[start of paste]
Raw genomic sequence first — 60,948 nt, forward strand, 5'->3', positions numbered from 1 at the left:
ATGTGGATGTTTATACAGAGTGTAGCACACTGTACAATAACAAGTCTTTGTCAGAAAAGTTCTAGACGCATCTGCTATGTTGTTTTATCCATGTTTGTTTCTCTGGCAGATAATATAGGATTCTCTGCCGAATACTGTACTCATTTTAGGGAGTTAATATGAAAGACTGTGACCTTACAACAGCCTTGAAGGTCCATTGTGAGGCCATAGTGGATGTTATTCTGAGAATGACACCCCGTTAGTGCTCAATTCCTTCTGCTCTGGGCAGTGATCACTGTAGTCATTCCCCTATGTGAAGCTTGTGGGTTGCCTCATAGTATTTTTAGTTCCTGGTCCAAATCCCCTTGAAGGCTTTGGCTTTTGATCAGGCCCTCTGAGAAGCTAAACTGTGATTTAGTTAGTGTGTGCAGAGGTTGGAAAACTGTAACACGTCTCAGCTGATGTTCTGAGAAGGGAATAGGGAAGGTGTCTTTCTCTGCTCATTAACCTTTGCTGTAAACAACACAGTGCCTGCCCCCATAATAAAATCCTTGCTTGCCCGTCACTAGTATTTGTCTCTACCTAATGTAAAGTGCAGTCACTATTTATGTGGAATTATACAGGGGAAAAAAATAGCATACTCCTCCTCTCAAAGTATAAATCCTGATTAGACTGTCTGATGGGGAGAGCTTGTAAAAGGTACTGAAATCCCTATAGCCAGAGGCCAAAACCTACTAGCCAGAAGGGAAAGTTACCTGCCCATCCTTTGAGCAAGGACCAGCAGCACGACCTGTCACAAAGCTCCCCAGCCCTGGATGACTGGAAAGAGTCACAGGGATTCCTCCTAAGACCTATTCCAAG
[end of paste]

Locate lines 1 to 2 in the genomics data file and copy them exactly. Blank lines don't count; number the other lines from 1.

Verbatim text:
Raw genomic sequence first — 60,948 nt, forward strand, 5'->3', positions numbered from 1 at the left:
ATGTGGATGTTTATACAGAGTGTAGCACACTGTACAATAACAAGTCTTTGTCAGAAAAGTTCTAGACGCATCTGCTATGTTGTTTTATCCATGTTTGTTTCTCTGGCAGATAATATAGGATTCTCTGCCGAATACTGTACTCATTTTAGGGAGTTAATATGAAAGACTGTGACCTTACAACAGCCTTGAAGGTCCATTGTGAGGCCATAGTGGATGTTATTCTGAGAATGACACCCCGTTAGTGCTCAATTCCTTCTGCTCTGGGCAGTGATCACTGTAGTCATTCCCCTATGTGAAGCTTGTGGGTTGCCTCATAGTATTTTTAGTTCCTGGTCCAAATCCCCTTGAAGGCTTTGGCTTTTGATCAGGCCCTCTGAGAAGCTAAACTGTGATTTAGTTAGTGTGTGCAGAGGTTGGAAAACTGTAACACGTCTCAGCTGATGTTCTGAGAAGGGAATAGGGAAGGTGTCTTTCTCTGCTCATTAACCTTTGCTGTAAACAACACAGTGCCTGCCCCCATAATAAAATCCTTGCTTGCCCGTCACTAGTATTTGTCTCTACCTAATGTAAAGTGCAGTCACTATTTATGTGGAATTATACAGGGGAAAAAAATAGCATACTCCTCCTCTCAAAGTATAAATCCTGATTAGACTGTCTGATGGGGAGAGCTTGTAAAAGGTACTGAAATCCCTATAGCCAGAGGCCAAAACCTACTAGCCAGAAGGGAAAGTTACCTGCCCATCCTTTGAGCAAGGACCAGCAGCACGACCTGTCACAAAGCTCCCCAGCCCTGGATGACTGGAAAGAGTCACAGGGATTCCTCCTAAGACCTATTCCAAG